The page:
Community Voices

Catch me tomorrow live.

<p>Catch me tomorrow live.</p>
4 people are talking about this
Community Voices

Soooo excited for The Mighty Podcast!

Can’t wait to listen to the first episode.

1 person is talking about this
Rudy Caseres

I’m Bipolar and I Don’t Want to Be Cured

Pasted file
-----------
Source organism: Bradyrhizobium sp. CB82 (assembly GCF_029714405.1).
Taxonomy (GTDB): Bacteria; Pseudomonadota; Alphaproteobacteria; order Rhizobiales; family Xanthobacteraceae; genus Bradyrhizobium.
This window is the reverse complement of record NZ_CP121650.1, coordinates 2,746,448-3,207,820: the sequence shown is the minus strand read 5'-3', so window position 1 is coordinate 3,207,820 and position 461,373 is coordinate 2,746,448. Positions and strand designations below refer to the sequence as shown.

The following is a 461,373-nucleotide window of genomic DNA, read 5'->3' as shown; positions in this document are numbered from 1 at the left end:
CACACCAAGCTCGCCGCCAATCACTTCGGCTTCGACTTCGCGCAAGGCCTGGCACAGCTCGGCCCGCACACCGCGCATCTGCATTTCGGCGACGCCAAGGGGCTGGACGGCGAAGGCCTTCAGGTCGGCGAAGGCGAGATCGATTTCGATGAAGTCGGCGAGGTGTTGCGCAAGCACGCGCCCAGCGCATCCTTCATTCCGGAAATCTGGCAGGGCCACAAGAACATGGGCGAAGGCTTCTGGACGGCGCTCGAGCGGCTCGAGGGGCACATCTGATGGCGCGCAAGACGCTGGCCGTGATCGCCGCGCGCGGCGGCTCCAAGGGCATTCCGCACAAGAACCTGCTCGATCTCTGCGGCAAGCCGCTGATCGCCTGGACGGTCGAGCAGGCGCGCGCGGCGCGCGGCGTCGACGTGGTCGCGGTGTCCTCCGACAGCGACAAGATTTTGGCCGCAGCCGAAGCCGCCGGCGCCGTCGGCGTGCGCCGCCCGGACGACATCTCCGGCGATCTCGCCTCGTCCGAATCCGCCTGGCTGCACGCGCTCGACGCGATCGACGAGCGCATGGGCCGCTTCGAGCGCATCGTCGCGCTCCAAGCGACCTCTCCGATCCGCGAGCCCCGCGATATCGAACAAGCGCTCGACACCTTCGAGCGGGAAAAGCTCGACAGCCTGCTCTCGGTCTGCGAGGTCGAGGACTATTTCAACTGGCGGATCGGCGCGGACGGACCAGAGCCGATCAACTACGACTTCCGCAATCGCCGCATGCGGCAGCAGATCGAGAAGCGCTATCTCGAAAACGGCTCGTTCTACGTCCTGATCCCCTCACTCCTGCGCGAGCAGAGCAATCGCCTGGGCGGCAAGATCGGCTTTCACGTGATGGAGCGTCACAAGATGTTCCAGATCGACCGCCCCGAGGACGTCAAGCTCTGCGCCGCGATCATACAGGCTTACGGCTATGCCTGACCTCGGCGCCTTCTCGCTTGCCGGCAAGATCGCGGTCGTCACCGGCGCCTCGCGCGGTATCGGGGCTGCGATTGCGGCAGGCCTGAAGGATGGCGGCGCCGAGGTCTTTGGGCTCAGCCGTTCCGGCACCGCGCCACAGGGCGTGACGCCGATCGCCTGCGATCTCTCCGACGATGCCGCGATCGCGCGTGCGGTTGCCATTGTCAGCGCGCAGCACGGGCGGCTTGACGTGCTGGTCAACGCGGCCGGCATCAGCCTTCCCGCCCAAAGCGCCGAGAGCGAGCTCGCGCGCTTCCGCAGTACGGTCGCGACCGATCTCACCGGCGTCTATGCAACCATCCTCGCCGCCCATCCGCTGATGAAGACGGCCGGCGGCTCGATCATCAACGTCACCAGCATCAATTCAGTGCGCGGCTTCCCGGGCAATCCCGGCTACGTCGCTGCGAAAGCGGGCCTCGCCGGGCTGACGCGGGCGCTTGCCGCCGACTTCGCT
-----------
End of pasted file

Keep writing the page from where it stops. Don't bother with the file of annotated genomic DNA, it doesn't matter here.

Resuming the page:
World Bipolar Day  was this week, and this is what I have this to say: Bipolar is often seen as an awful disease that needs to be cured. The persistent suffering it inflicts on its victims is something no person should ever have to bear, we’re told. No one could possibly choose to live this way. I beg to differ. Yes, living the bipolar life is often soul-crushing and the suffering can even lead to suicide, among other unenviable outcomes. Trust me, I know. There are few things as painful as experiencing the pure passion that comes with mania, the world momentarily coming into clarity — just to be knocked down into the bottomless depths of depression. Not to mention the never-ending uncertainty of what pole is telling the truth. Personally, I wouldn’t wish bipolar on anyone. Just like I wouldn’t wish any form of suffering on anyone. That said, if offered a magic pill to “cure” me of my bipolar, I wouldn’t hesitate to flush it down the toilet. I’ve repeatedly asked others in the bipolar community whether or not they would take it and many of them (but not all) would do the same. And yet this perspective seems to be given a lot less attention in traditional “awareness” campaigns. Why? Why would anyone be shocked to hear this response? And why is the Bipolar Needs To Be Cured narrative insisted upon us instead? I don’t claim to speak for everyone but I do believe we need to be less close-minded. You see, bipolar isn’t bad. Bipolar also isn’t good. It just is. It’s we the individuals who put meaning into it. At least in an ideal world. Unfortunately, our society coerces us into believing that bipolar is only bad. And any attempt to offer a more positive interpretation is taken as an offense or even worse “just our illness talking.” To be clear, I also don’t see bipolar as a gift. It is an identity. Bipolar is as part of me as my skin color or gender. But it’s not a special power nor is it something that makes me better than others. Even though there are times when I don’t want to be seen as “that bipolar guy,” I also don’t want to downplay what an important ingredient it is in the making of me, Rudy Caseres. It’s not something I want to grow out of and it’s certainly not something I want to be cured of. For me, to hate bipolar is to hate my skin color or to hate my gender. And hate is way too exhausting. A comparison I like to make is with gay conversion therapy. Any reasonable person can see that this is psychological torture and based on the belief that a key element of your identity is bad and needs to be cleansed of for your own good. But if you talk to any of the people who perform gay conversion therapy, they will tell you it comes from a place of love and that homosexualtiy is a burden nobody should ever have to carry. That line of thinking can even convince gay people that homosexuality is indeed bad and a cure is the only hope to end their suffering. Hmmm… Obviously, the entire concept is absolutely abhorrent. It also meets the definition of a hate crime. But no one seems to bat an eye when this same concept is applied to bipolar. Am I missing something? Even without a magic pill, I see many mental health advocates talk about “recovery” and how they are thankful to be “stable” or “high-functioning.” For the most part, I see this as virtue signaling that suggests to be accepted in a neurotypical society we need to act as “non-bipolar” as possible. This is similar to the dilemma autistic people face. Is it worth being myself and embracing my differences at the risk of being discriminated against by a society that sees me as sick and in need of fixing? The key difference is that they are a lot better at fighting to have their identities treated as such and not some scourge that should be erased for the benefit of all. If they can band together and demand to have their human rights respected without needing to disavow their identities why can’t we? Anyone? The main point I want to stress in this essay is this: to live the bipolar life is to live a life of suffering. There’s no other way around it. At least not at the moment. Sure, meds can take the edge off some of the more undesirable aspects and finding non-judgmental people who get it can help immensely. But suffering — whether it’s suicidal depression, uncontrollable manic psychosis or the trauma resulting from forced psychiatric treatment — is still inevitable. There’s a silver lining, however. I truly believe no one can achieve greatness in their life without the presence of suffering. True, bipolar in of itself doesn’t make you a hero (or even brave) but just like any other form of adversity it has the power to. It also has the power to destroy us from within, not to mention destroy the lives of others. But it doesn’t have to. Like I mentioned before: bipolar just is. So why not be positive and use bipolar to our advantage? Why run away from that which resides deep within? Bipolar may not completely define me but it’s without a doubt an accurate way of describing me. And that’s OK . For all of the good and for all of the bad. We want to hear your story. Become a Mighty contributor here .